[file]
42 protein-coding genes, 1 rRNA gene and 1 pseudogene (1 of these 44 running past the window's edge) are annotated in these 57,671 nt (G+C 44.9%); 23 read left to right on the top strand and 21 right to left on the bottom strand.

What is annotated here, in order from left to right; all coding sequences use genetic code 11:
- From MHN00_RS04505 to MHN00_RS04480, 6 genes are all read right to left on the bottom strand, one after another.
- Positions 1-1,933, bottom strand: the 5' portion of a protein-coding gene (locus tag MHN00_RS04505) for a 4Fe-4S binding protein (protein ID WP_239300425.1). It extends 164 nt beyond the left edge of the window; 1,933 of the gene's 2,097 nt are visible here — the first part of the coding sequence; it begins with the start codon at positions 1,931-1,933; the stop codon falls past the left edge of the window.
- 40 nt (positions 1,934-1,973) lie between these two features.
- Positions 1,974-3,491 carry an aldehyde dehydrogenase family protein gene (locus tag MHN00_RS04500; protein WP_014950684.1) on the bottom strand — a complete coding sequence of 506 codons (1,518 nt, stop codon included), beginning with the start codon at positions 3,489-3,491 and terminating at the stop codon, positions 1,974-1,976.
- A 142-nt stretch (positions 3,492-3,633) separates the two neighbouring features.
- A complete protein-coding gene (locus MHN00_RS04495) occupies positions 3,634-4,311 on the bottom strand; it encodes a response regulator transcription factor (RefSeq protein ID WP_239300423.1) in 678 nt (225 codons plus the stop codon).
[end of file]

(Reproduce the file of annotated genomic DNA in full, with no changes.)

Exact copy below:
42 protein-coding genes, 1 rRNA gene and 1 pseudogene (1 of these 44 running past the window's edge) are annotated in these 57,671 nt (G+C 44.9%); 23 read left to right on the top strand and 21 right to left on the bottom strand.

What is annotated here, in order from left to right; all coding sequences use genetic code 11:
- From MHN00_RS04505 to MHN00_RS04480, 6 genes are all read right to left on the bottom strand, one after another.
- Positions 1-1,933, bottom strand: the 5' portion of a protein-coding gene (locus tag MHN00_RS04505) for a 4Fe-4S binding protein (protein ID WP_239300425.1). It extends 164 nt beyond the left edge of the window; 1,933 of the gene's 2,097 nt are visible here — the first part of the coding sequence; it begins with the start codon at positions 1,931-1,933; the stop codon falls past the left edge of the window.
- 40 nt (positions 1,934-1,973) lie between these two features.
- Positions 1,974-3,491 carry an aldehyde dehydrogenase family protein gene (locus tag MHN00_RS04500; protein WP_014950684.1) on the bottom strand — a complete coding sequence of 506 codons (1,518 nt, stop codon included), beginning with the start codon at positions 3,489-3,491 and terminating at the stop codon, positions 1,974-1,976.
- A 142-nt stretch (positions 3,492-3,633) separates the two neighbouring features.
- A complete protein-coding gene (locus MHN00_RS04495) occupies positions 3,634-4,311 on the bottom strand; it encodes a response regulator transcription factor (RefSeq protein ID WP_239300423.1) in 678 nt (225 codons plus the stop codon).